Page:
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When the late Senator Wolcott first went to Colorado he and his brother
opened a law office at Idaho Springs under the firm name of "Ed. Wolcott
& Bro." Later the partnership was dissolved. The future senator packed
his few assets, including the sign that had hung outside of his office,
upon a burro and started for Georgetown, a mining town farther up in the
hills. Upon his arrival he was greeted by a crowd of miners who
critically surveyed him and his outfit. One of them, looking first at
the sign that hung over the pack, then at Wolcott, and finally at the
"Say, stranger, which of you is Ed?"
"Buck" Kilgore, of Texas, who once kicked open the door of the House of
Representatives when Speaker Reed had all doors locked to prevent the
minority from leaving the floor and thus escaping a vote, was noted for
his indifference to forms and rules. Speaker Reed, annoyed by members
bringing lighted cigars upon the floor of the House just before opening
time, had signs conspicuously posted as follows: "No smoking on the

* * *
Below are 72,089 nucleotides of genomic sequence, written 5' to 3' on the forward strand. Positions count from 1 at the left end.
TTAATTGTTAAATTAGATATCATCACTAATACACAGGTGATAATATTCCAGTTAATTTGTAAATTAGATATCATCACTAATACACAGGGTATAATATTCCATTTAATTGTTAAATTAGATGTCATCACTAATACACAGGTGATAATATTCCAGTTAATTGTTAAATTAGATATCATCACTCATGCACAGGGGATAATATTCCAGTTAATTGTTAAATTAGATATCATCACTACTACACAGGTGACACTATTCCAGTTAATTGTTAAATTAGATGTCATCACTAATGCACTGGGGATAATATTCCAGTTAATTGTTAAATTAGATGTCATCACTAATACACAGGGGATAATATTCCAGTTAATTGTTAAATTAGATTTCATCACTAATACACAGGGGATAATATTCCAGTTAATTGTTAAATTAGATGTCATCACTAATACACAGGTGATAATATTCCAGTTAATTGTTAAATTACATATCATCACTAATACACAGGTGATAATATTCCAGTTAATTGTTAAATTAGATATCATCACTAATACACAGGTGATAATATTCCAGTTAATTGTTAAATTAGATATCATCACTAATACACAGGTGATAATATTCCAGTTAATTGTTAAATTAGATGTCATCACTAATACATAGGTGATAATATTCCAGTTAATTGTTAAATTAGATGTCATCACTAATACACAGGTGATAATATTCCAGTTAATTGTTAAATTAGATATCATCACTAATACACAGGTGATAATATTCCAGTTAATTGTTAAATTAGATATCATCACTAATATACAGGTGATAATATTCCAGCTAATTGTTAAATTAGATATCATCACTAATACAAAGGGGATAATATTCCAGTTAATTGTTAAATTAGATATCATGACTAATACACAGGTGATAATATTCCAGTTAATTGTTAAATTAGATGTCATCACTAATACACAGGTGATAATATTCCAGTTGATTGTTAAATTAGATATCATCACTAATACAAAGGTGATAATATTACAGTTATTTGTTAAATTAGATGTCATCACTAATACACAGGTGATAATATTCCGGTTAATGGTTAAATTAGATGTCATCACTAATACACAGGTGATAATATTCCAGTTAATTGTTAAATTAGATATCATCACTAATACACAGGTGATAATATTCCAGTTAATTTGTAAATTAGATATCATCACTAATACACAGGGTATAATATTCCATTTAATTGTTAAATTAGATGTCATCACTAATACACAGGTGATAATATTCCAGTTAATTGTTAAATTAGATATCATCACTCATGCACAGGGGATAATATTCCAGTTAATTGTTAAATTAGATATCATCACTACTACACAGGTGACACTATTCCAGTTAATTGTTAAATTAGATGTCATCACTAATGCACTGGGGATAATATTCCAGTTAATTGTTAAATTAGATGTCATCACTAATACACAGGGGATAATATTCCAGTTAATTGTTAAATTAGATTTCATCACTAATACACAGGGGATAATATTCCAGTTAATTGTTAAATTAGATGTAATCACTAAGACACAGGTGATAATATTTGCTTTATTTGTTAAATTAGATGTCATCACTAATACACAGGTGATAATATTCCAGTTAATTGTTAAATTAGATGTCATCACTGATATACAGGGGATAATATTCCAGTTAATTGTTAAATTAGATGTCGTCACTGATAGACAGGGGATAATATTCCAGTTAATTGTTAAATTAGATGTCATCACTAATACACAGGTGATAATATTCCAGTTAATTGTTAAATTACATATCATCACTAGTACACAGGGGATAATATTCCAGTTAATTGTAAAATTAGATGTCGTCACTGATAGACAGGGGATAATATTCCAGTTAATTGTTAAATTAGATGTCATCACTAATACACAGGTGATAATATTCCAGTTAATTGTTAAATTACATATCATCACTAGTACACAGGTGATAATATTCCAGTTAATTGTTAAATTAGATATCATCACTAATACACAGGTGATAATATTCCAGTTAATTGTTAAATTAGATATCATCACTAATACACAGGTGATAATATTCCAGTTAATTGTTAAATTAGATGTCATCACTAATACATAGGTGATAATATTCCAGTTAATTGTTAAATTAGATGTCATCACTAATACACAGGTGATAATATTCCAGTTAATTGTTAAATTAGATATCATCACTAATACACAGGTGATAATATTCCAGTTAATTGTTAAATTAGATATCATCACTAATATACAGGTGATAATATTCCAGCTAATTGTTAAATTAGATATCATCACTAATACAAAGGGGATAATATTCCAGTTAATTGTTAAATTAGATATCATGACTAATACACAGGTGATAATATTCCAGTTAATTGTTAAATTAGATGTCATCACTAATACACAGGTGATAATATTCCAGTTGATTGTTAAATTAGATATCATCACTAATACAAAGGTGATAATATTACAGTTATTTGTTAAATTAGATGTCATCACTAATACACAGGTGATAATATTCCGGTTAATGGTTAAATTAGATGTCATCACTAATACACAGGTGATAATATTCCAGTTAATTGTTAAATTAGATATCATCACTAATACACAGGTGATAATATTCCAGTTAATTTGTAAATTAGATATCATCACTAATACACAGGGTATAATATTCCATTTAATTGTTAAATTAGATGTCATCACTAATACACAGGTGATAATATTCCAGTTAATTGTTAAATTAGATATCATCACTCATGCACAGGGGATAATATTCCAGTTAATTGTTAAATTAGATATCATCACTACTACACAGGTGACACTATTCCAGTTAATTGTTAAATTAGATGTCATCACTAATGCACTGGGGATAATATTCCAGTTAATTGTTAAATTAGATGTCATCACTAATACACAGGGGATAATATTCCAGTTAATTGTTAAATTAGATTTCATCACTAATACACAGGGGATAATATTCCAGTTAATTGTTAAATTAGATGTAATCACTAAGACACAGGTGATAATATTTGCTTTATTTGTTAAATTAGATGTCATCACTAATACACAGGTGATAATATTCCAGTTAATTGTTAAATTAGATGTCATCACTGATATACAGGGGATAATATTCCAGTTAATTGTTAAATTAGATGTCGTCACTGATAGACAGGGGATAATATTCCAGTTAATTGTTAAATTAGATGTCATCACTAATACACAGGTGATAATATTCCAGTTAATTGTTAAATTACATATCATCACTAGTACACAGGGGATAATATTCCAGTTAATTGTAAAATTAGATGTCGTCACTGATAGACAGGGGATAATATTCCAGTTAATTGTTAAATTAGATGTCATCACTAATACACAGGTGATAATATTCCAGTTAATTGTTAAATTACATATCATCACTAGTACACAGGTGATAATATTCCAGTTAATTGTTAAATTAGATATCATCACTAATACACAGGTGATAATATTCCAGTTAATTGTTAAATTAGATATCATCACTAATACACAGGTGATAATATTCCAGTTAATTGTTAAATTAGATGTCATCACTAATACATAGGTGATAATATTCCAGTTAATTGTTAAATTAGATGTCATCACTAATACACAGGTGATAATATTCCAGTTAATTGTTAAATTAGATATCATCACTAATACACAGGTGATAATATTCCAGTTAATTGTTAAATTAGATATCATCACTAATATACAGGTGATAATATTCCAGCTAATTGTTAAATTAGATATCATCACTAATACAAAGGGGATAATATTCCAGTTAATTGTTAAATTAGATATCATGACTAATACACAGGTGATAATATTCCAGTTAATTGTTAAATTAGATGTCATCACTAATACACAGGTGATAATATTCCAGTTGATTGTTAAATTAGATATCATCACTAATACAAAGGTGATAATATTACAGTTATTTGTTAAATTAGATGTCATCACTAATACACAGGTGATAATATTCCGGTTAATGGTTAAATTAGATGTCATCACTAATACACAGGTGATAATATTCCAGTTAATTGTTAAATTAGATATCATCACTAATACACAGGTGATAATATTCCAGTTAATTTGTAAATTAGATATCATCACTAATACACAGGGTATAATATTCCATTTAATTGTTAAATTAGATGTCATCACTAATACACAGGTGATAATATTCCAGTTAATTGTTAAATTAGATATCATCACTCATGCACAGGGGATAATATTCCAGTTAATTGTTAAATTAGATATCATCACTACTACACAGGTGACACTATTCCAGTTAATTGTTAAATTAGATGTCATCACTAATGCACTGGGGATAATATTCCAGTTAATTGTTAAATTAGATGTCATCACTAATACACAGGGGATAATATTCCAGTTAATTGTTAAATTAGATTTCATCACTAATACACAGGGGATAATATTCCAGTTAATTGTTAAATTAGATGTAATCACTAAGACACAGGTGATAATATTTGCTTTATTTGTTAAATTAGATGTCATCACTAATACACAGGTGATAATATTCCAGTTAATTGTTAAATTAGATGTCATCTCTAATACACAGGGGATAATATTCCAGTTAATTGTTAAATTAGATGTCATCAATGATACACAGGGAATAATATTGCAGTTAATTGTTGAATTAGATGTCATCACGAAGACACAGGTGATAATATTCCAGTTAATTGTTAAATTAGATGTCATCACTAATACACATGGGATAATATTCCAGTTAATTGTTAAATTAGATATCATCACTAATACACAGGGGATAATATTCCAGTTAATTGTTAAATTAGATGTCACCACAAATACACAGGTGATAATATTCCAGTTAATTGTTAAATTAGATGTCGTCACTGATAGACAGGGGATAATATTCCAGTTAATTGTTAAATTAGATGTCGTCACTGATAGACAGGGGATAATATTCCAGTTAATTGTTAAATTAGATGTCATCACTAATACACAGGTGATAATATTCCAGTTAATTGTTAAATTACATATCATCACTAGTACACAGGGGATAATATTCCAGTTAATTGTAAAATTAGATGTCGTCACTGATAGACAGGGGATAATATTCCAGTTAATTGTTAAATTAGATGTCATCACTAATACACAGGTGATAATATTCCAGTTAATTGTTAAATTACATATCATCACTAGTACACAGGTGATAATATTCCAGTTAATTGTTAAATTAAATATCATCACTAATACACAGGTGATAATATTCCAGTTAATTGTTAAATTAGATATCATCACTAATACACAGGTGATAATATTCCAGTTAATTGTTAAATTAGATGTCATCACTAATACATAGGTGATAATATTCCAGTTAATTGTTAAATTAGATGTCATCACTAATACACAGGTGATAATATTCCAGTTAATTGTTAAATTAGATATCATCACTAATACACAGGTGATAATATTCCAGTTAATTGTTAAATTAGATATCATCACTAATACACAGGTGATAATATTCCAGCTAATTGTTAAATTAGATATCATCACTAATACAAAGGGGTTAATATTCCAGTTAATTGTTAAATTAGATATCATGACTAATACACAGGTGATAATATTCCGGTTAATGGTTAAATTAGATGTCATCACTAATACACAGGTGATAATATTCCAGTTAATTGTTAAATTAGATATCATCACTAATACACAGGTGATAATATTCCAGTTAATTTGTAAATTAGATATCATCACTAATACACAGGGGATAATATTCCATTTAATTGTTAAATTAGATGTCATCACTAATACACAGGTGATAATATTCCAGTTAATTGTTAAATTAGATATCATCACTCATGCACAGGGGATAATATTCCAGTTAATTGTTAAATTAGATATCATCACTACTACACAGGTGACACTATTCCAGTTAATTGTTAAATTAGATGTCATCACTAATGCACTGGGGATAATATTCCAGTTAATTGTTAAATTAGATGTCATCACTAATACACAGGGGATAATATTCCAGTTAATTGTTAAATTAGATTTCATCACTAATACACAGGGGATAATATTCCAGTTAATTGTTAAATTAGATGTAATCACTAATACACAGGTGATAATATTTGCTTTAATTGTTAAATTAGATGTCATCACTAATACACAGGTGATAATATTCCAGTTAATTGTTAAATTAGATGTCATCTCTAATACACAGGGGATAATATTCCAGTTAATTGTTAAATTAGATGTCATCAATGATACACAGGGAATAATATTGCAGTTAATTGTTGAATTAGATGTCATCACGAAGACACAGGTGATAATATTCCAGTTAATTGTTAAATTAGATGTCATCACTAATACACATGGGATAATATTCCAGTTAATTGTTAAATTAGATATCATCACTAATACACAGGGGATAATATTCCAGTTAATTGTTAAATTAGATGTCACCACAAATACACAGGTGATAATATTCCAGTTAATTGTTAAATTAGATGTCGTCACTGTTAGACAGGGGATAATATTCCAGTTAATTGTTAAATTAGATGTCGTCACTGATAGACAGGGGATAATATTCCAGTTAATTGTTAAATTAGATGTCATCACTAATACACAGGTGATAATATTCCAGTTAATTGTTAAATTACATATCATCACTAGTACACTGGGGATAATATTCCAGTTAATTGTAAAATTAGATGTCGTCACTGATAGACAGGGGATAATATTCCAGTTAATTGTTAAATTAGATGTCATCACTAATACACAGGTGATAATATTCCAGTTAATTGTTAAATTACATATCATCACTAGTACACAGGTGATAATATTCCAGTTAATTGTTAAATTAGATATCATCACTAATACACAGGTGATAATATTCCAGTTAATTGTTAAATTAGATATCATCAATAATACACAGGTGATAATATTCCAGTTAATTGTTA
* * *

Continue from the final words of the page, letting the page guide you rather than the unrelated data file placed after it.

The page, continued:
floor of the House." One day just before convening the House his eagle
eye detected Kilgore nonchalantly puffing away at a fat cigar. Calling a
page, he told him to give his compliments to the gentleman from Texas
and ask him if he had not seen the signs. After a while the page
returned and seated himself without reporting to the Speaker, and Mr.
Reed was irritated to see the gentleman from Texas continue his smoke.
With a frown he summoned the page and asked:
"Did you tell the gentleman from Texas what I said?"
"I did," replied the page.
"What did he say?" asked Reed.
"Well--er," stammered the page, "he said to give his compliments to you
and tell you he did not believe in signs."
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